University of York graduate and national columnist, Peter Hitchens, has won the prestigious Orwell Prize. Hitchens won the prize for his foreign correspondence in the Mail on Sunday.
His winning articles include pieces on the European Union, Afghanistan and an article questioning the ramifications of a hypothetical history in which the Berlin Wall had never fallen.
Hitchens was nominated for the prize previously in 2007 and 2009, but failed to win the prize on both occasions.
The Orwell Prize, which was established in 1993 by Bernard Crick, is regarded as the pre-eminent British prize for political writing.
Winners are those which are said to come closest to matching Orwell’s goal of “making political writing an art”. In addition to a category for journalism there is a book prize and a blog prize.
The award-winner gained much praise for his precise and strong style. Peter Keller, one of the judges remarked that Hitchen’s work was “as firm, polished and potentially lethal as a Guardsman’s boot.”
Hitchens writes mainly on politics and current affairs and has attracted criticism from other journalists for his right-wing viewpoint. Upon winning the prize he remarked that “they’ll hate me even more for this.” Hitchens’ win was a surprise to many due to his right-wing leanings, a sharp contrast to that of George Orwell.
In 1977 Hitchens joined the Labour Party; however he subsequently left, and later joined the Conservative Party. Hitchens currently regards himself as politically independent and believes that no party represents his viewpoint.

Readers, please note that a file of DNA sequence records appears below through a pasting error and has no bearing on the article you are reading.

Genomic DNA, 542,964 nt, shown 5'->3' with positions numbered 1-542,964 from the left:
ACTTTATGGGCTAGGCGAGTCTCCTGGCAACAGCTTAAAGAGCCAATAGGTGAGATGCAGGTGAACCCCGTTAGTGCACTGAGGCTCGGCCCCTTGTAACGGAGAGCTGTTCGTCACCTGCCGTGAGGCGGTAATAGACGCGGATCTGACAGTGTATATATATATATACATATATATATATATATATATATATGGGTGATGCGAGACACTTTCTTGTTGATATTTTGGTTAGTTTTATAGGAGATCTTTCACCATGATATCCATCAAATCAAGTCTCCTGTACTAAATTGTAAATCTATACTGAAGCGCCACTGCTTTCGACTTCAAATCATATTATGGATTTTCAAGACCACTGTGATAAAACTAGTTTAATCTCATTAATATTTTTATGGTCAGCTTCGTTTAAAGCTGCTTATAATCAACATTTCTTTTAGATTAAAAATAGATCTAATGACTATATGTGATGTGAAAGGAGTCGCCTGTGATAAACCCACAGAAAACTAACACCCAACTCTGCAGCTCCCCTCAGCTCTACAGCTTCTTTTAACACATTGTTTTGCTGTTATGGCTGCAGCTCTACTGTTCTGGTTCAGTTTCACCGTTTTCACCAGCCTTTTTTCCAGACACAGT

Hitchens studied Politics at the University of York from 1970-73. Upon graduating he pursued a career in journalism, joining The Daily Express in 1977. He remained at the Express until 2001 when he resigned stating that the new owner, Richard Desmond, had a style that was incompatible with his own. He joined the Mail on Sunday where he writes a weekly column and a blog.
Hitchens has written for other newspapers including The Times and makes regular television appearances as a panellist on the BBC’s Question Time and Daily Politics show, as well making occasional documentaries for Channel 4.
The other winners of the prize this year were Andrea Gillies for her book Keeper and Winston Smith for his blog, ‘Working With the Underclass’.